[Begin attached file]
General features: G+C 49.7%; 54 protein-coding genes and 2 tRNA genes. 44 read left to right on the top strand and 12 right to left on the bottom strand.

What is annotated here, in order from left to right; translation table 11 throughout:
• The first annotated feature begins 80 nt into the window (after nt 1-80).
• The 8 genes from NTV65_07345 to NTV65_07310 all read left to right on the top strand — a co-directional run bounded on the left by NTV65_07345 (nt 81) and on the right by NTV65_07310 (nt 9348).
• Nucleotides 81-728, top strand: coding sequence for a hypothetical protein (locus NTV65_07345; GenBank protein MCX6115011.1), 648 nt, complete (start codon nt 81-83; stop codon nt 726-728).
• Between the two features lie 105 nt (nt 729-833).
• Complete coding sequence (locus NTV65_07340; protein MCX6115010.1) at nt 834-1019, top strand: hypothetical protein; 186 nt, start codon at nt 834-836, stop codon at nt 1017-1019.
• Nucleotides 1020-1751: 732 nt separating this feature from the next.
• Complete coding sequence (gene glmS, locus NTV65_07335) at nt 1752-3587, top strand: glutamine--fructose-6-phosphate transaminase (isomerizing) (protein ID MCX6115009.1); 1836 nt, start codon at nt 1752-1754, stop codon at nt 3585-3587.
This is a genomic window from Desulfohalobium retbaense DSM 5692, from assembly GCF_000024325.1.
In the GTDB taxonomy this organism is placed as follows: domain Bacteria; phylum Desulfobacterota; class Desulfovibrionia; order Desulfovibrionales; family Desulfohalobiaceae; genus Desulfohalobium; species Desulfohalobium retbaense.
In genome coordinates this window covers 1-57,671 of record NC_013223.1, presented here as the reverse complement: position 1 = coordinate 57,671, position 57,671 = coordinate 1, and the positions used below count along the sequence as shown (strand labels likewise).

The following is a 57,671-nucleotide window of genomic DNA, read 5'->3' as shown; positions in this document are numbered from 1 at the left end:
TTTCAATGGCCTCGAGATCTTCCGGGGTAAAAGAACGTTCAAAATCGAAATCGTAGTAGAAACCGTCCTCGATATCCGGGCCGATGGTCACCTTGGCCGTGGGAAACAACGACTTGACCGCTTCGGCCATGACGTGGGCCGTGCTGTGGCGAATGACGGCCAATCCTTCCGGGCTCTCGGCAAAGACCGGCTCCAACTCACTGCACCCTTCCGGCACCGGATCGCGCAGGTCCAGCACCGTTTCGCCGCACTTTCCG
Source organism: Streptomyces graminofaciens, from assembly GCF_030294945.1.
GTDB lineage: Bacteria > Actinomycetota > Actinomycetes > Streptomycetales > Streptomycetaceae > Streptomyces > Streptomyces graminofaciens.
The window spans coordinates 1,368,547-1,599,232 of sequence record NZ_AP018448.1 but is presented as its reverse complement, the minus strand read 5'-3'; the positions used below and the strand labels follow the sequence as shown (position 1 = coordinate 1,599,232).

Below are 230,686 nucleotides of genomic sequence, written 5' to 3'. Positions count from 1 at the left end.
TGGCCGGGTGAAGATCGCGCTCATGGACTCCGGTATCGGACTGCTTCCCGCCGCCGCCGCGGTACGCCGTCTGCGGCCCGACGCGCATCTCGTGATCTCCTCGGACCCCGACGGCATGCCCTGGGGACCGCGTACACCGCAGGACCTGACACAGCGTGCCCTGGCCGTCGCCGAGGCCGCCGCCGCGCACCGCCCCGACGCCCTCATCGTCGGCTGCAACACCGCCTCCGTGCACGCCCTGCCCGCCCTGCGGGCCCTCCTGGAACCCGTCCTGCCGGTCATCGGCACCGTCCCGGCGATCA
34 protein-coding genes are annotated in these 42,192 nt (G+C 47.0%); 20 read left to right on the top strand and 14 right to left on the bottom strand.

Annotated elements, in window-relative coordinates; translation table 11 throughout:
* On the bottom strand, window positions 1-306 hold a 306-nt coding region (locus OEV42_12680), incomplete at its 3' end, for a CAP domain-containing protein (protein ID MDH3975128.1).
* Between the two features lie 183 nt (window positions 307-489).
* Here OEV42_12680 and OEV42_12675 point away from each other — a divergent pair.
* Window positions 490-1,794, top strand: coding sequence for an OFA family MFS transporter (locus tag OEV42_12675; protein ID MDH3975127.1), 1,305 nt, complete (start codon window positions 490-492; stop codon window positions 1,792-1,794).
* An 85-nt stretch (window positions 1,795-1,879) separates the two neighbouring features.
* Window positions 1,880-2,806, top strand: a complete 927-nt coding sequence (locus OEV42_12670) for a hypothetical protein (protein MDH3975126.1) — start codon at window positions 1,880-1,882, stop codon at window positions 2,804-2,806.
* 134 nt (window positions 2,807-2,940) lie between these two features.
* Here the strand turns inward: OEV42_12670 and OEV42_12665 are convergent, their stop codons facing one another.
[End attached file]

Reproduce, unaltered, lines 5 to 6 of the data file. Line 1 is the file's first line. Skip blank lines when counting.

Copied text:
• Nucleotides 81-728, top strand: coding sequence for a hypothetical protein (locus NTV65_07345; GenBank protein MCX6115011.1), 648 nt, complete (start codon nt 81-83; stop codon nt 726-728).
• Between the two features lie 105 nt (nt 729-833).